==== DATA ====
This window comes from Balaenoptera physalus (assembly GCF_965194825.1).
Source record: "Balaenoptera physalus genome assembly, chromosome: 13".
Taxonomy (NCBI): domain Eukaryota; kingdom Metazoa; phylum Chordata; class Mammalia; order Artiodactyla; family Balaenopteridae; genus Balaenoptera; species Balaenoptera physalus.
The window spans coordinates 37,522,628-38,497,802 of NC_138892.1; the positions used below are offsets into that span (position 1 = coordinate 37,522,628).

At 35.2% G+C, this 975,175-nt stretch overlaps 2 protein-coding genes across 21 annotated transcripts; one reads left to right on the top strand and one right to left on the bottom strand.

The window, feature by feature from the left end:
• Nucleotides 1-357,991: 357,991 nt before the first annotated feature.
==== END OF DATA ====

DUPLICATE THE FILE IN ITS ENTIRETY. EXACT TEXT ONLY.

This window comes from Balaenoptera physalus (assembly GCF_965194825.1).
Source record: "Balaenoptera physalus genome assembly, chromosome: 13".
Taxonomy (NCBI): domain Eukaryota; kingdom Metazoa; phylum Chordata; class Mammalia; order Artiodactyla; family Balaenopteridae; genus Balaenoptera; species Balaenoptera physalus.
The window spans coordinates 37,522,628-38,497,802 of NC_138892.1; the positions used below are offsets into that span (position 1 = coordinate 37,522,628).

At 35.2% G+C, this 975,175-nt stretch overlaps 2 protein-coding genes across 21 annotated transcripts; one reads left to right on the top strand and one right to left on the bottom strand.

The window, feature by feature from the left end:
• Nucleotides 1-357,991: 357,991 nt before the first annotated feature.